Everybody hits this wall it seems. Approaching 3,000 songs on my iPod, I'm starting to wish there were better gear around to wrap my audio content across all of my hardware platforms. That's not to say there is a shortage of activity in this market, or a shortage of workable moderate-fidelity solutions. But if a person wants high-fidelity reproduction and efficient wireless broadcast, the picture gets a little muddier.
In these situations, I call my certified audiophile buddy Bruce. Bruce Borgerson is principal of Wavelength Communications, a technical writing and consulting firm serving the professional audio industry. He has three decades of hands-on experience in both live sound mixing and studio recording, and he is a member of the Audio Engineering Society. Phat, right? In 04, he got paid to write an extensive piece comparing the sound systems used at the two national political nominating conventions. As in interesting aside to that story, it turned out both the R's and the D's used basically the same gear. Guess they agree on something, but I digress. Talking to Bruce often sends me to Dilettant's Dictionary (of audio, video and computing), founded by Sandy Lerner of Cisco Systems fame.
Bruce listens to vinyl. He's prickly about his music. And analog is his choice. Good vinyl, he notes, lasts for years. He spins his collection of very well cared for albums on modest gear, a Technics table with the top-of-the-line Audio Technica cartridge. For portable tunes, he lugs an analog cassette tape deck. For real. He's done all the head-to-head comparisons, and has a well-developed ear. I trust his judgement completely when he tells me that you just can't beat the sound of analog audio. And his reasoning makes sense. Digitization, he notes, actually enhances hiss through a process called quantizing. "It's just part of the 16-bit sampling and conversion process."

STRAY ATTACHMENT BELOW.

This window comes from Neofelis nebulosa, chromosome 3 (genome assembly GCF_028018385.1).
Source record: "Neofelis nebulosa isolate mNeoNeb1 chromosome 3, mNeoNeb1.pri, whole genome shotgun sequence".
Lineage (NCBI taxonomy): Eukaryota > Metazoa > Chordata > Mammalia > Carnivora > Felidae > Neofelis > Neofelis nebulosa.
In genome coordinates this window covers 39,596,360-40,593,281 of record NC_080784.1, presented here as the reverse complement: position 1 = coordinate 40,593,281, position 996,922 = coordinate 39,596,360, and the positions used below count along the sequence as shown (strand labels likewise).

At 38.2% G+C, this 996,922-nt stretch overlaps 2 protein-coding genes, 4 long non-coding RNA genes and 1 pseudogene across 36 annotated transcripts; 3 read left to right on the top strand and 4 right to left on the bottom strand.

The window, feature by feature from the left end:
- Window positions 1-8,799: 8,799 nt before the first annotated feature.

Bruce does listen to SACD stored audio. That, he says, is the best available sound that can be extracted from the CD format. Should be, each song recorded in this lossless digital format takes as much space as a DVD movie. For that you get zero distortion from 0-to-100Khz. Not a format one can stream, however. There's just not bandwidth anywhere at any cost for wireless or net transmission of files that size.
So we compress. The standard CD format, Bruce points out, is "lossy" by design. "We throw stuff out," he says. "Compressing audio means losing information deemed non-critical. But that changes the experience in small, but important ways. That's why an album or analog cassette is always going to sound better than a CD."
He's quick to point out that the digital music picture is constantly improving, and that the mp3 standard is not static but comes, "in a broad spectrum of quality levels."
I'm told my posts are way too long, so I'm going to break my conversation with Bruce into two installments. The next will feature his take on digital audio hubs, wireless networking and the Squeezebox. I was struck during the interview, however, with the differentiation my friend continually made between "casual listening," which he defined as awareness of background music; and, the active appreciation of music accurately reproduced with zero loss and soundstage intact - delivered in true high-fidelity sound. Not something my iPod can deliver quite yet.